Also can you give some advice on time under tension training. I’ve read that this gets the best muscle growth results and more of an aesthetic look but it does impact the amount of weight you can lift so I’m not sure if it really is beneficial

Thank you

Andy Morgan
Admin
Andy Morgan
August 6, 2020 09:37
Reply to  Aran

Hi Aran,

1) Cutting rest periods artificially short will not likely be as effective, but I’m not saying that it is unproductive. The second half of your question is unrelated to the first and is a question of programming. Here’s an article explaining how we recommend people go about building programs here: A 6-Step Guide to Building Training Programs

2) Time under tension is the result of appropriate loads and rep ranges being used, not something to aim for in itself (as was once thought). We have a chapter on this in the book also.

Andrew
Andrew
July 31, 2020 20:53

Hey Andy,
I train in an upper/lower split, 6 days a week and manage to achieve 20 sets/muscle group. I’ve always been doing 6-12 reps but after reading your article I want to include the 1-6 and 12-20 rep ranges. Do you think it’s appropriate to include them in only 2 of my training days(one upper and one lower day, so exactly 1/3 of the volume)? To be more specific:

  • Monday (upper day): 1/2 of the workout in the 1-6 range and the other 1/2 in the 12-20 range
  • Tuesday(lower day): same as Monday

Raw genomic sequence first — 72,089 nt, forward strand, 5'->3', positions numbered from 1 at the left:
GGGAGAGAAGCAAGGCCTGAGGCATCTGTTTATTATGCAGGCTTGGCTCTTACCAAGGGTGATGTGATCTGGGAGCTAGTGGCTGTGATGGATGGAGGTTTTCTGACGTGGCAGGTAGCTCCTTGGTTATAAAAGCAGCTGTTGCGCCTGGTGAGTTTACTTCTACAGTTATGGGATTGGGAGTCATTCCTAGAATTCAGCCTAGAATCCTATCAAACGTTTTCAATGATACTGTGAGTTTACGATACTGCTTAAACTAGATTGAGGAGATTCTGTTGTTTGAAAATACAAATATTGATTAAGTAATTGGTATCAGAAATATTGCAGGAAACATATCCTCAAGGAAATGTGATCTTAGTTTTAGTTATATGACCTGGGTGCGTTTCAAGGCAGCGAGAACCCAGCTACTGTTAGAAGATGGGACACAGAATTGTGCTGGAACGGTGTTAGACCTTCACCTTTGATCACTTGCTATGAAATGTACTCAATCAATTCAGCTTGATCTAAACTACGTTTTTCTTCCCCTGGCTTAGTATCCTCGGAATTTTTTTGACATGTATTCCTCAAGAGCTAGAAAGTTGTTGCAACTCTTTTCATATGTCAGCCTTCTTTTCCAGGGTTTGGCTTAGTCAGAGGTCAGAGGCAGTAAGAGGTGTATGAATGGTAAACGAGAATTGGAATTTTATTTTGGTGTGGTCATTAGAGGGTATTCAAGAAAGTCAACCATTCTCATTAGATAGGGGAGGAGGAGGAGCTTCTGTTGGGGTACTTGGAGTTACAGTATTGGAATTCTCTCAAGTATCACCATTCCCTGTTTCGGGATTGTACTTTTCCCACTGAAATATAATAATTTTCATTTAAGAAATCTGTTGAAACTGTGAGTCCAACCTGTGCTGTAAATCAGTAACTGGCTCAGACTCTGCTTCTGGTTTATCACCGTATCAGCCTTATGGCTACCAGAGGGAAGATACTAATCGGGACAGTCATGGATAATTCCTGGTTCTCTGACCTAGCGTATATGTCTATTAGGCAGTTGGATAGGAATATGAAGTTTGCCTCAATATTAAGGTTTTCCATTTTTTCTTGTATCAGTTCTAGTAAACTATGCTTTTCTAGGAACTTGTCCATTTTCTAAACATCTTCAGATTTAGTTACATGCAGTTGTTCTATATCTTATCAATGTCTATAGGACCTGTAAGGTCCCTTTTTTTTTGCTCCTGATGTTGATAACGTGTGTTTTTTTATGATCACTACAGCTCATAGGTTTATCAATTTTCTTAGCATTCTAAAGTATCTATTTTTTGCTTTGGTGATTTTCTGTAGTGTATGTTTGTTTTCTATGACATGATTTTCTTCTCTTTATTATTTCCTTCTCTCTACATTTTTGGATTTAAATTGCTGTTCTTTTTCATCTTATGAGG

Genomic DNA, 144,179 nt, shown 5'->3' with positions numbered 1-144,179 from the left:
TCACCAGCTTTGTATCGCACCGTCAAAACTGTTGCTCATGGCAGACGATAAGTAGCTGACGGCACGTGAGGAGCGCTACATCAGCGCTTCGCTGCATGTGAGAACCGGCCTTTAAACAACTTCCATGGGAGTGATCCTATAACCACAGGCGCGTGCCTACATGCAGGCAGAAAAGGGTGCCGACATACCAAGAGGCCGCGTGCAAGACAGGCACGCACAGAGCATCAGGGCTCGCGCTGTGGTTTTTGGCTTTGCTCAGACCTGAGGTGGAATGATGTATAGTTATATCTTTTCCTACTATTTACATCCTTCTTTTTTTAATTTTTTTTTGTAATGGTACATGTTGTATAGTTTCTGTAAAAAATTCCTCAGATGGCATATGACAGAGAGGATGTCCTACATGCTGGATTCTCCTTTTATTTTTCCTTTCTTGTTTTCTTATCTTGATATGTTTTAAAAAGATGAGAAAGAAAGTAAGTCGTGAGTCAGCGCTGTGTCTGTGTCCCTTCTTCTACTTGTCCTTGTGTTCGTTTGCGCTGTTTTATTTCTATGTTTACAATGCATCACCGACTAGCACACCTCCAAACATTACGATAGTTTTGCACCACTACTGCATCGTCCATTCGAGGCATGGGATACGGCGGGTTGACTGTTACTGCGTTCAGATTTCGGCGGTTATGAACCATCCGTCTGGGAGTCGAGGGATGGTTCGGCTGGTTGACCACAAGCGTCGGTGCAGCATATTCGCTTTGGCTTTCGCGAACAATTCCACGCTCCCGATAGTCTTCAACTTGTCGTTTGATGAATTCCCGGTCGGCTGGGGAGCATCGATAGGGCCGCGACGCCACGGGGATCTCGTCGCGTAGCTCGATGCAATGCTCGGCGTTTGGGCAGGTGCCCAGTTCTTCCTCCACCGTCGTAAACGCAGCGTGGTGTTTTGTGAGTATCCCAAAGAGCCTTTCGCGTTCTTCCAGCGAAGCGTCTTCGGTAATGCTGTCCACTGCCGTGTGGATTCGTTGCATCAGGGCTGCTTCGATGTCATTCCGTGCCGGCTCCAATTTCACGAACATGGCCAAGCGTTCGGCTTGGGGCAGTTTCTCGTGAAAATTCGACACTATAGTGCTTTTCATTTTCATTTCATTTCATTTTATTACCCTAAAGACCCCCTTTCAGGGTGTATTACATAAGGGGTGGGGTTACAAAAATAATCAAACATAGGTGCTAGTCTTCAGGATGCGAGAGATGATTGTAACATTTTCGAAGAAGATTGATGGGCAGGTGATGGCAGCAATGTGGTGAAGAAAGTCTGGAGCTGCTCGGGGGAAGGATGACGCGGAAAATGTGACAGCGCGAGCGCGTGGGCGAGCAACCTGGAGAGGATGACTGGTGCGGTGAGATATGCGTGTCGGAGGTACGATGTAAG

• Wednesday-Saturday: 6-12 reps

Or spread them throughout the week?
Thank you for taking the time to read my question!

Andy Morgan
Admin
Andy Morgan
August 3, 2020 08:39
Reply to  Andrew

Hi Andrew, you’ll find the principles for this covered in our guide to building training programs.

Andrew
Andrew
August 3, 2020 20:49
Reply to  Andy Morgan

Hello again,

I think I tried to over-complicate things. I’ve recently learnt more in-depth about slow/intermediate/fast twitch fibers and from my understanding, in an ideal training program all fiber types would be subject to hypertrophy. For instance, a mesocycle would be dedicated to fast and intermediate fibers (low and intermediate reps) and the next one would be dedicated to intermediate and slow fibers (intermediate and high reps). Do you think it’s relevant at all?

Andy Morgan
Admin
Andy Morgan
August 4, 2020 08:07
Reply to  Andrew

I think what you’ve read is a little over-simplistic and trying to program based on that would be a mistake.

Nikola Potpara
Nikola Potpara
July 21, 2020 23:52

Hi! When should someone swich from beginner bodybuilding program you have here on to this one? Im swiching from powerlifting to bodybuilding a bit to get a better look so the volume in the first one is good for now i guess,plus im cutting,but when should that swich happen?

Andy Morgan
Admin
Andy Morgan
July 22, 2020 10:57
Reply to  Nikola Potpara

Hi Nikola, thank you for the question.

These two programs are examples of what is likely appropriate as a start point for novice and intermediate trainees.

But there isn’t a point where you ‘switch’ from one to the other. You’ll develop the novice program over time as your needs change, and that development may look like the intermediate program. The articles on progression and breaking plateaus cover this topic.

Johnson Lee
Johnson Lee
July 11, 2020 12:44

Hi Andy, for the wave loading progression, can i do 10reps for week 1, then 8reps for week 2 and 7 reps for week 3 for compound exercises?

Andy Morgan
Admin
Andy Morgan
July 13, 2020 08:41
Reply to  Johnson Lee

Hi Johnson, there are many ways to structure a progression scheme, here’s the way we suggest people go about it: Linear Progression and Linear Periodization | Rules For Novice and Intermediate Trainees